“When a circumstance presents itself to acquire a Rodeo Drive property, you aggressively pursue it, regardless of the complications involved in getting a deal done,” Kosoy said in prepare remarks. “This was a win-win-win for all three parties involved with each securing what they desired. The deal round-tripped a lot faster than we projected, and we are extremely pleased with the exceptional financial results we were able to provide to our investor partners.”

Kosoy told Commercial Observer his firm flipped the property because it felt it was in the best interest of its investor partners.

“Part of the opportunity in the commercial real estate sector pertaining to retail is that the passive observer, analysts, as well as much of the media, seem to repeatedly throw the baby out with the bathwater,” Kosoy said. “There are many areas that are immune to the woes of retailers today and Rodeo Drive is one of them. Great retail real estate is not under assault as many believe.”

He foresees Rodeo Drive real estate going in only one direction value wise: higher. “Continued limited and static supply and high demand assures such,” Kosoy said.

Cohen concurred, calling Sterling’s flip, “a brilliant play.”

“It’s an amazing story,” he added. “From a real estate perspective, they tied this up to a ground lease with an option to purchase, obviously purchased, it and to turn this around in a day and sell it, to basically double your money— that shows how voracious an appetite some of these people— these retailers have for real estate.”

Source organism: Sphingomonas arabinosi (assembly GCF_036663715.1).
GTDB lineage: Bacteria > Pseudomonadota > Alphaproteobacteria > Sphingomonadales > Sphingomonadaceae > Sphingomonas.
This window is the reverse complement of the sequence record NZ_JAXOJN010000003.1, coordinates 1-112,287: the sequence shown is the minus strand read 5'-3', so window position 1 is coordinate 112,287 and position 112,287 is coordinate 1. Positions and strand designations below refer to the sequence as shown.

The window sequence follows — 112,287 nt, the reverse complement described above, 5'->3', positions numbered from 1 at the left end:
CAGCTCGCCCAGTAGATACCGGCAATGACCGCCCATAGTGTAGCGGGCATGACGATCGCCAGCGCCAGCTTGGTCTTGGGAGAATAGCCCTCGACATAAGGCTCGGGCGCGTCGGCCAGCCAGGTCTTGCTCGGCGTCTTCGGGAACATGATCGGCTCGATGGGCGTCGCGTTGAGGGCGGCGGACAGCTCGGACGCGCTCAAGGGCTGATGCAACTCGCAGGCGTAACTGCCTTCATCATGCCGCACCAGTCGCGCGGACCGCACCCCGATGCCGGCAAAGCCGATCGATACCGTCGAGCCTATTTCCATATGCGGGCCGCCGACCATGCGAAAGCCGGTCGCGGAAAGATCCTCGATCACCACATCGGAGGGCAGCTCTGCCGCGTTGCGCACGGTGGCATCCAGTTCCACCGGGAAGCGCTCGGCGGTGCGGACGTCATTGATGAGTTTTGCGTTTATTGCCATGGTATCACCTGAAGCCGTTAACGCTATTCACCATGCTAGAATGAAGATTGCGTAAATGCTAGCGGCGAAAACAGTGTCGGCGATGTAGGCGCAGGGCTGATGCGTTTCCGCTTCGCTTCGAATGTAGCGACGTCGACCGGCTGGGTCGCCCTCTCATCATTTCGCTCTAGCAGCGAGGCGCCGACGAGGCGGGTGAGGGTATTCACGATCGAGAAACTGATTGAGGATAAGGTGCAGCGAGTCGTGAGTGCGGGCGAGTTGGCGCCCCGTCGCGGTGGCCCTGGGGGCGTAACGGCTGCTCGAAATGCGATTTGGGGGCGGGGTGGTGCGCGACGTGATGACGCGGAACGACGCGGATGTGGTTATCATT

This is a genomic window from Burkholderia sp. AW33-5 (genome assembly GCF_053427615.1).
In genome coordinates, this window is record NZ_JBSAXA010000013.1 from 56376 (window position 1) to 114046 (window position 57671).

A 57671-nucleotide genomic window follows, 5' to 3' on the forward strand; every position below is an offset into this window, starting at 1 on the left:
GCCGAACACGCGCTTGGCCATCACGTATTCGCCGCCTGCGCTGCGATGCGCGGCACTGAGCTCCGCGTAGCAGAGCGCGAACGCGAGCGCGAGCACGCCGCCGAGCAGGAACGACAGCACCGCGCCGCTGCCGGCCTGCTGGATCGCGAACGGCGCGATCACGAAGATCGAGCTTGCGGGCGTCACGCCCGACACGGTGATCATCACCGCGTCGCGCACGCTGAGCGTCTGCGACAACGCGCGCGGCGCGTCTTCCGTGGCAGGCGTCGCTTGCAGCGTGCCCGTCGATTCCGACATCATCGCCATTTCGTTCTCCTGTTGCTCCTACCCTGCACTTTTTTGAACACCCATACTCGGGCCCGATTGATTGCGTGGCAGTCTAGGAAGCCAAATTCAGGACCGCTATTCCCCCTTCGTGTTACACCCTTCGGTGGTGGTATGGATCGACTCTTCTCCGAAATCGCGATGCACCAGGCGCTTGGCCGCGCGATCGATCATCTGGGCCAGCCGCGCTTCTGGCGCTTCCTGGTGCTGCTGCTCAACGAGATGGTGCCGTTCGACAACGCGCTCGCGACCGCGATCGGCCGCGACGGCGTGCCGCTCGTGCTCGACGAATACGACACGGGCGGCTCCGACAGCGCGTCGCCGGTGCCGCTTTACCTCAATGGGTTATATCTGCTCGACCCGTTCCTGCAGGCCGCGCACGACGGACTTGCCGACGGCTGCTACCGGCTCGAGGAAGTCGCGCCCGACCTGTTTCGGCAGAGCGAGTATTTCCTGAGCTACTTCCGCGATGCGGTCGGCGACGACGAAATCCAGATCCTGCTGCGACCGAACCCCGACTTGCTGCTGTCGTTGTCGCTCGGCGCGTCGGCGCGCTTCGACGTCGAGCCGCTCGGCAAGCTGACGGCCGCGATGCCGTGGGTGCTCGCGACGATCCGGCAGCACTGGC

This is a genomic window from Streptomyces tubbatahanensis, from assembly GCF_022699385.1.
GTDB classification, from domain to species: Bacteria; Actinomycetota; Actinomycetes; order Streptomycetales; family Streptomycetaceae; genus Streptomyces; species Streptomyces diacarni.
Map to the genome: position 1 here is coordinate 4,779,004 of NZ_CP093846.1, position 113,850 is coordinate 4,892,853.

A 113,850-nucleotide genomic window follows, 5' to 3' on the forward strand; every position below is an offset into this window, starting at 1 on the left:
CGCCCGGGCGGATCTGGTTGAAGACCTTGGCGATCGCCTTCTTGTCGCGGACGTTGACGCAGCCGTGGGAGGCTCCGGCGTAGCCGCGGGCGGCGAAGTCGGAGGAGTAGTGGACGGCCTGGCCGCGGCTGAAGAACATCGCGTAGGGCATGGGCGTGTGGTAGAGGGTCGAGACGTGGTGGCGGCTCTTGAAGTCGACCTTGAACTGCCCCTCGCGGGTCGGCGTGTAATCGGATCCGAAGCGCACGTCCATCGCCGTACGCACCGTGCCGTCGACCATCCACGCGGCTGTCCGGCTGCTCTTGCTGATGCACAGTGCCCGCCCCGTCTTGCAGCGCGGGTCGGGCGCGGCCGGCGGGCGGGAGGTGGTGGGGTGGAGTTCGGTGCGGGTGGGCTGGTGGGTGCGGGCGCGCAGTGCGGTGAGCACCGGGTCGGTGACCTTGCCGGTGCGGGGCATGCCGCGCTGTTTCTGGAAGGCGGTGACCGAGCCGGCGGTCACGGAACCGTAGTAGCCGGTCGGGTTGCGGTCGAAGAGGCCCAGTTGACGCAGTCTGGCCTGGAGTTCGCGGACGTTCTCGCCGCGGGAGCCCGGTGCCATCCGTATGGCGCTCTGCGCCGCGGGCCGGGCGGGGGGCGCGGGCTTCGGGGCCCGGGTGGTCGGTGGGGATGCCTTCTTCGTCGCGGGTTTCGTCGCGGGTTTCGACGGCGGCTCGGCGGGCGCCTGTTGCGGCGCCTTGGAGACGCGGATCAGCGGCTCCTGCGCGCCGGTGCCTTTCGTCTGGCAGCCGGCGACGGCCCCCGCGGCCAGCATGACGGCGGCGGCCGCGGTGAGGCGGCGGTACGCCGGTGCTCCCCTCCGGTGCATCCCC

Source: commercial

Stat of the Week: 40.3 Percent

As retail real estate professionals gather at this year’s ICSC (International Conference of Shopping Centers) RECon in Las Vegas, there is bound to be discussion about the question on everyone’s mind:

Is retail dying?

The answer is simple: Absolutely not—it’s just evolving.

Regardless if one’s shopping is done in store, online or both, there will always be a retail store presence. As a father who purchases video games for my two sons, I have found myself in five stores over the past two months purchasing the latest releases, as well as ordering an older, hard-to-find game online. 

The decline in asking rents and increase in availabilities for New York City storefronts over the past year appear more drastic than they really are. Although asking rents are down year-over-year in nine of the 11 statistical submarkets tracked by Cushman & Wakefield, asking rents are up significantly from five years ago. Combined, asking rents for these submarkets are down 5.1 percent from one year ago but remain 40.3 percent higher than in 2012. The five-year growth rate for Manhattan office asking rents has not been as extreme, because it’s only gone up 23.2 percent. 

Despite the decline in retail rents around Manhattan, tourism throughout the city continues to grow, surpassing 60 million visitors for the first time on record. With 60.7 million tourists flocking to New York City in 2016, visitors have increased by 15.2 percent since 2012. One area that seems to benefit from the increase in tourism is Fifth Avenue, as tourists covet shopping along the corridor from 42nd to 60th Streets, seeking retail destinations like the Apple store, Rockefeller Center, St. Patrick’s Cathedral and Trump Tower’s Tiffany & Co. It has become a mecca for midlevel soft goods shopping for athleisure wear—like Nike and Under Armour—compared to the luxury stores that once lined Fifth Avenue, which now consider Madison Avenue as an alternative.

The increased foot traffic along Fifth Avenue has helped the Upper Fifth Avenue corridor (49th to 60th streets), as direct average asking rents for ground floor space are up 9.7 percent year-over-year through the first quarter to $3,188 per square foot. This retail corridor is also one of only three submarkets that had a drop in vacancy since the third quarter of 2016, with direct vacancy down from a recent high of 13 percent to 10.2 percent during the first quarter of 2017.


Source: commercial